# Euler Solution 64

### From ProgSoc Wiki

All square roots are periodic when written as continued fractions

The first ten continued fraction representations of (irrational) square roots are:

- √2=[1;(2)], period=1
- √3=[1;(1,2)], period=2
- √5=[2;(4)], period=1
- √6=[2;(2,4)], period=2
- √7=[2;(1,1,1,4)], period=4
- √8=[2;(1,4)], period=2
- √10=[3;(6)], period=1
- √11=[3;(3,6)], period=2
- √12= [3;(2,6)], period=2
- √13=[3;(1,1,1,1,6)], period=5

Exactly four continued fractions, for N ≤ 13, have an odd period.

How many continued fractions for N ≤ 10000 have an odd period?

# Solutions

## Python by Althalus

Runtime: 1.511s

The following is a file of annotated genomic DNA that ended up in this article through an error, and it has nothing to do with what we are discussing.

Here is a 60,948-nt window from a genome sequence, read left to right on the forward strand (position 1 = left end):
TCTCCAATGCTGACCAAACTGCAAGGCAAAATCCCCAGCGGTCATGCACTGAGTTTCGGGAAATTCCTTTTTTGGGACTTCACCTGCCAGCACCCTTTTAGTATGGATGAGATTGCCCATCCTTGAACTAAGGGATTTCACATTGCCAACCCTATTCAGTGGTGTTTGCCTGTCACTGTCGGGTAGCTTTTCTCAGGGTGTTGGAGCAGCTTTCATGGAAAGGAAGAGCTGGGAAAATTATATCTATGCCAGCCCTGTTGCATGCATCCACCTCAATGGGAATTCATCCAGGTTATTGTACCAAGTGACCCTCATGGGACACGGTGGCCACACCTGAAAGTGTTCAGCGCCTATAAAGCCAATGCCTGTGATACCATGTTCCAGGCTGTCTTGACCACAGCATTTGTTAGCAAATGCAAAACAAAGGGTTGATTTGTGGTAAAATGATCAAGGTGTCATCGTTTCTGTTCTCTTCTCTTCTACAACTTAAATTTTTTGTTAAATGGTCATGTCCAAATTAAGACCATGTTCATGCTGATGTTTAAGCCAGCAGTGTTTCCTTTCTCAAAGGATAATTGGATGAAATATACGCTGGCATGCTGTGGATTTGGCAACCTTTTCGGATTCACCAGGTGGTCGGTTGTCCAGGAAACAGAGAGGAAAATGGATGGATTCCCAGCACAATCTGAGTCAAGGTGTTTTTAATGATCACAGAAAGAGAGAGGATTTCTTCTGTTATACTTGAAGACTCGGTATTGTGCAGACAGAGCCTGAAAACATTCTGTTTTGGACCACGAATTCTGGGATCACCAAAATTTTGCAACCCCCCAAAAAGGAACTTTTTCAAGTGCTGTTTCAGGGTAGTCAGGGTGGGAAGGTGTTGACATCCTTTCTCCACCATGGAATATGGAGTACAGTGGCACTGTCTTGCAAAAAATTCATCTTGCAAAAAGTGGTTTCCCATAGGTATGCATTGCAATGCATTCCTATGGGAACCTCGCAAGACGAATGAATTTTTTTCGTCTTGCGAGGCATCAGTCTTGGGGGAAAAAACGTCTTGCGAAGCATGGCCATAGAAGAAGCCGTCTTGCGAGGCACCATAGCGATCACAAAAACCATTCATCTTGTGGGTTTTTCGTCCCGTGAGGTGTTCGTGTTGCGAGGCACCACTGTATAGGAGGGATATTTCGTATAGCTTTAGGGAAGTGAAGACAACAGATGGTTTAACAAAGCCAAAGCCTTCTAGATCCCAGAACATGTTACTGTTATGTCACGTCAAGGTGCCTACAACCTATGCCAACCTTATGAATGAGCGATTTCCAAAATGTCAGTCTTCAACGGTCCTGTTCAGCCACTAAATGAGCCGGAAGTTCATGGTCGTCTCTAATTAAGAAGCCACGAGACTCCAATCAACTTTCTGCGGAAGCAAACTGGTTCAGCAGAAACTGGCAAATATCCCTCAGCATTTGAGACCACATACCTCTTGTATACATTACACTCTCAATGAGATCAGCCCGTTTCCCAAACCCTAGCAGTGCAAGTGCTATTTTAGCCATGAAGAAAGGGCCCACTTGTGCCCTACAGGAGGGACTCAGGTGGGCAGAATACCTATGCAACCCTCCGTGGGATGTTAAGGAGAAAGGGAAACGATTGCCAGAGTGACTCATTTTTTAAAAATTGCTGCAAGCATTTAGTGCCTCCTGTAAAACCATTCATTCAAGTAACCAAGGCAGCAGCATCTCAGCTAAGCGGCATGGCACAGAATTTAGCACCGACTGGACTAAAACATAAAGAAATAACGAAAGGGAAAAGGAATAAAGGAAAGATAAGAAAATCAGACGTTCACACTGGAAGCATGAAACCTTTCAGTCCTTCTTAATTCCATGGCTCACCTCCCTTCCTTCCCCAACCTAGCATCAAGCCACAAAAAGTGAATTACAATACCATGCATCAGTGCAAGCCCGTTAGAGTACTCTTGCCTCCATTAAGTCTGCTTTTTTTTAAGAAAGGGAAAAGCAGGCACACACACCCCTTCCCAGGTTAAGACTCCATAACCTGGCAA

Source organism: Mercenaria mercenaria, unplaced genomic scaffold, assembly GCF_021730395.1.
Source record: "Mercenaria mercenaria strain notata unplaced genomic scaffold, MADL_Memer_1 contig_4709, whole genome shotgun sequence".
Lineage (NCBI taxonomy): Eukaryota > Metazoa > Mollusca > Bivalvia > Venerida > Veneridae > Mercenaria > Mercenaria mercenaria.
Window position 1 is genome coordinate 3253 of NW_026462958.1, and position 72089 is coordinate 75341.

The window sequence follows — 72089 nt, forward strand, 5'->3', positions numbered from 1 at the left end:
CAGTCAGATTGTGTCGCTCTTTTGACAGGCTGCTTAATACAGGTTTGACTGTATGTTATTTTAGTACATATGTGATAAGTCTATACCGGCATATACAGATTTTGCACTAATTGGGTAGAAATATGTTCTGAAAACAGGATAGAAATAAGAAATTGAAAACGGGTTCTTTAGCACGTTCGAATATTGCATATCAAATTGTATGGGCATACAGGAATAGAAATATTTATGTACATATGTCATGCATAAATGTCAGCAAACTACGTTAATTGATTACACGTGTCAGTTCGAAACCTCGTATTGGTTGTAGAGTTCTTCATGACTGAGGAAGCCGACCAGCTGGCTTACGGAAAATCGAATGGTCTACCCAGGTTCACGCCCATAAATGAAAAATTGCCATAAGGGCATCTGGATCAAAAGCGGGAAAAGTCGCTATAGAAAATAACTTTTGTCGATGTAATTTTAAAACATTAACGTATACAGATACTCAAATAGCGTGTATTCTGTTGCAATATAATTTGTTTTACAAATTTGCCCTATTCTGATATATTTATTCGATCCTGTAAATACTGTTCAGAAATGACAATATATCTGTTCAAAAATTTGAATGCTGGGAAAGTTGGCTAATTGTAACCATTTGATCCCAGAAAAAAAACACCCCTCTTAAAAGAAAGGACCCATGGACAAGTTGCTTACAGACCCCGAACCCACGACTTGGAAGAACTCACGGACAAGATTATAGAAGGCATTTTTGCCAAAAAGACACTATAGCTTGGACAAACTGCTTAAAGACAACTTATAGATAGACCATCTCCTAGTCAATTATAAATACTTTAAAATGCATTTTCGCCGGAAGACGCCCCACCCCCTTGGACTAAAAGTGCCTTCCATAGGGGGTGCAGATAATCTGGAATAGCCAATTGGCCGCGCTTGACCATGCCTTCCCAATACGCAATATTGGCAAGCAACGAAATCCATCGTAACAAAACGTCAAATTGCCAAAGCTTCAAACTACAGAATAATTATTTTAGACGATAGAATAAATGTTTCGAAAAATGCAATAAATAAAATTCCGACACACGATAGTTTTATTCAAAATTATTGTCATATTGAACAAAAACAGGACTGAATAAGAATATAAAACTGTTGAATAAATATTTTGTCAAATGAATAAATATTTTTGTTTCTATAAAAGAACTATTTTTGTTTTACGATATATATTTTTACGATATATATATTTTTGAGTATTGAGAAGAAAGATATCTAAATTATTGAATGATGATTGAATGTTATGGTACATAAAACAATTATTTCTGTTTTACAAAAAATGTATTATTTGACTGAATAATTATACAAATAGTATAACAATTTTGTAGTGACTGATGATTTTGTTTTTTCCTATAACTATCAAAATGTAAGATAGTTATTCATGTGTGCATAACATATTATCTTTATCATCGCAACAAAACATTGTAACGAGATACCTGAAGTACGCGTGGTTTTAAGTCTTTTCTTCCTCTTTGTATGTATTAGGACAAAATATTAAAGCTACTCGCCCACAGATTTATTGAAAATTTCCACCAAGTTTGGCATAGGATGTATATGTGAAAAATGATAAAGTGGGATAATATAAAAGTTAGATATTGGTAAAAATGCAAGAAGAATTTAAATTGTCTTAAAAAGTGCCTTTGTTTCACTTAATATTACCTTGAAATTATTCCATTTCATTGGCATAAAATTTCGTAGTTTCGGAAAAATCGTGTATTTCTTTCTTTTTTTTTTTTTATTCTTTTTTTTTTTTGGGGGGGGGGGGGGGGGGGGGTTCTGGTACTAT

from math import floor def cf(D): m = [0,] d = [1,] a = [floor(D**0.5),] for n in xrange(0,10000): # a is one of the digits in the period. (Now how can we identify a pattern in a?) # http://www.maths.surrey.ac.uk/hosted-sites/R.Knott/Fibonacci/cfINTRO.html # It looks like we can find the END of the sequence when a[n] = 2*a[0]. if a[n] == 2*a[0]: return len(a[0:n]) m.append(int( (d[n]*a[n]) - m[n] )) d.append(int( (D - (m[n+1])**2)/d[n] )) a.append(int( floor((a[0]+m[n+1])/d[n+1]) )) count = 0 for x in range (2,10001): if not (x**0.5 == int(x**0.5)): period = cf(x) if period & 1: count += 1 print count